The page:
RECIPE TITLE "Chocolate
Author: Recipes from
, copyright © 1998 by Team Torres.
William Morrow and Company, Inc. All rights reserved.
... more great recipes by Jacques Torres on our GREAT CHEFS page!
For the Fondants:
Unsalted butter, cubed: 1 cup + 2-1/2 tablespoons/9.4 ounces/260 grams
Bittersweet chocolate, chopped: 17.7 ounces/500 grams ; Unsweetened Dutch-processed
cocoa powder: 1/3 cup + 1-1/2 tablespoons/1.6 ounces/50 grams ; Pinch of
salt ; 8 large egg whites ; Meringue powder (optional): 1/3 cup/1 ounce/25
grams ; Granulated sugar: 1/2 cup/3.5 ounces/100 grams
For the garnish:
Heavy cream, whipped to stiff peaks: Scant 1 cup/8 ounces/220 grams ; Candied
orange or grapefruit peels ; Chocolate Sauce
- Preheat the oven
to 400°F (200°C). Use a pastry brush to evenly coat the inside
of 14 individual 3-ounce molds (I use disposable aluminum molds) with
softened butter. Fill each mold with granulated sugar; then pour out the
excess. If you have properly buttered the molds, the sugar will stick
to the sides and bottoms of them. The butter and sugar will keep the Fondants
from sticking to the sides of the molds and allow them to rise evenly.
The sugar will also give the Fondants a crunchy crust, which I think makes
a great contrast to the soft interior. It will be easier to move the molds
in and out of the oven if you place them on a baking sheet.
- Prepare the Fondants:
Melt the butter in a 2-quart heavy-bottomed saucepan over medium-high
heat. Remove from the heat. Add the chopped chocolate, cocoa powder, and
salt and stir until well combined and all the chocolate has melted. The
cocoa powder and salt accentuate the taste of the chocolate.
- Place the egg whites
in a large mixing bowl and whip with an electric mixer on medium speed
until foamy. If using the meringue powder, combine it with the sugar in
a small bowl. The meringue powder contains a high quantity of albumin,
which will add strength and allow for a stiffer meringue. Increase the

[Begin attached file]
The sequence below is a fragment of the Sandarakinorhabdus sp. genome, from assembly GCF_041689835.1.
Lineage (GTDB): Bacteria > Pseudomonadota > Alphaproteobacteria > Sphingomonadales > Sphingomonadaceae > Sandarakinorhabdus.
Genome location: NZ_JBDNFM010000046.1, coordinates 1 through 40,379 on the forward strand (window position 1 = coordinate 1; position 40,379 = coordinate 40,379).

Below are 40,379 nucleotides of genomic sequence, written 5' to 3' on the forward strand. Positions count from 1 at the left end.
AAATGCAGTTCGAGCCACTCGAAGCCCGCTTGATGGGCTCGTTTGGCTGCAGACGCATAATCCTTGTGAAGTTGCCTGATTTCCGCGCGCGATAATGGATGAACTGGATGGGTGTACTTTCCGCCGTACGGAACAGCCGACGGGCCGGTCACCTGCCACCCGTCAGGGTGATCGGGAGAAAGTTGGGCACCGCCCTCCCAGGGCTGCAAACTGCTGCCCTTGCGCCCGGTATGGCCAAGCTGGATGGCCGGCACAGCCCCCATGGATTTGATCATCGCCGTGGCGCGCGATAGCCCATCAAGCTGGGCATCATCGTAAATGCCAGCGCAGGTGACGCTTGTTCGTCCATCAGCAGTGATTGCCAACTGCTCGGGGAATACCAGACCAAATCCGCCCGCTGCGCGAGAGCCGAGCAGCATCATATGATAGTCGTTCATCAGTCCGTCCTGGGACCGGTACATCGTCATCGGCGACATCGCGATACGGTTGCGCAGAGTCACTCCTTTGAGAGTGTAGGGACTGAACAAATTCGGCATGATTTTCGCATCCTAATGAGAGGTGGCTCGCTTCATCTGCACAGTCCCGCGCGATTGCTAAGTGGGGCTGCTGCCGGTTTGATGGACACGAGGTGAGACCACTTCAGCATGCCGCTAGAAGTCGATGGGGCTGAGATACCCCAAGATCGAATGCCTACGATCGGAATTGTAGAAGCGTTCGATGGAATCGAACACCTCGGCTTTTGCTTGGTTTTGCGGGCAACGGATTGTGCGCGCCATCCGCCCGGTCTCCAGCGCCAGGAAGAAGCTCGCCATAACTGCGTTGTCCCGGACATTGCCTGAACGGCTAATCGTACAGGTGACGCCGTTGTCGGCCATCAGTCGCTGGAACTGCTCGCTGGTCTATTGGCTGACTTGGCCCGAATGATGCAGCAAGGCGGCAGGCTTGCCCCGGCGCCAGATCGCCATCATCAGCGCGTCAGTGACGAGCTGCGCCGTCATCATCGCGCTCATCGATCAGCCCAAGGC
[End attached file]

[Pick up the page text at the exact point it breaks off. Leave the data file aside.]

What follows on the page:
mixer speed to medium-high and make a French meringue by adding the sugar
mixture, or the sugar, 1 tablespoon at a time and whipping the egg whites
to stiff but not dry peaks.
- Gently but quickly
fold the warm chocolate mixture into the meringue until combined. Be careful
not to deflate the mixture, or your baked Fondants will be flat and heavy.
The mixture should be homogenous in color. However, if you can still see
streaks of meringue in it, that's okay.
- Place the batter
in a large pastry bag with a large opening (no tip). The pastry bag will
be easier to handle if you fill it only half full; you will probably need
to refill the bag two or three times to use all of the batter. Pipe the
molds three quarters full with batter. (At this stage, the molded Fondants
can be stored in the freezer for up to 2 weeks, well wrapped in plastic
wrap. Thaw in the refrigerator for 2 hours before baking.)
- Bake the Fondants
until they have risen about 1/2 inch over the top of the mold, 7 to 10
- Meanwhile, place
the whipped cream in a pastry bag fitted with a star tip and pipe rosettes
onto each serving plate. Garnish with candied orange or grapefruit peels.
Remove the Fondants from the oven and immediately invert each one over
the center of a plate. Lightly tap the bottom and shake slightly to allow
the Fondant to gently drop from the mold. Cover the Fondants with the
chocolate sauce and serve. When you cut into the Fondant, the center should
still be somewhat liquid.
- Variation: Sometimes
I like to make an orange sauce to accompany the Fondants. Combine 2 cups
(16 ounces; 458 grams) orange juice, a scant 1/2 cup (2.5 ounces; 75 grams)
Sure-Jell, and 3/4 cup (5.3 ounces; 150 grams) granulated sugar in a nonreactive
1-quart heavy-bottomed saucepan and bring to a boil over medium heat.
Cook until the mixture has reduced about one third in volume. Place in
an ice bath to cool. This will make 1-1/2 to 2 cups sauce.
|Good Old-Fashioned Puddings
The great British pudding is alive and well and this book demonstrates exactly why. This collection of established favorites and little-known but great recipes traces the history of the pudding—from the earliest medieval spiced jellies through the elaborate pies of the Elizabethans and Stuart and the elegant custards of the Georgians to the substantial puddings of the Victorians. All the best recipes that have stood the test of time are provided here with sumptuous photography. Indulge in Roly-Poly Pudding and Damson Cobbler or savor elegant and delicate Marbled Rose Cream and Blackcurrant and Mint Fool. Anyone who enjoys a healthy dose of great British puddings will find their ultimate comfort foods collected here.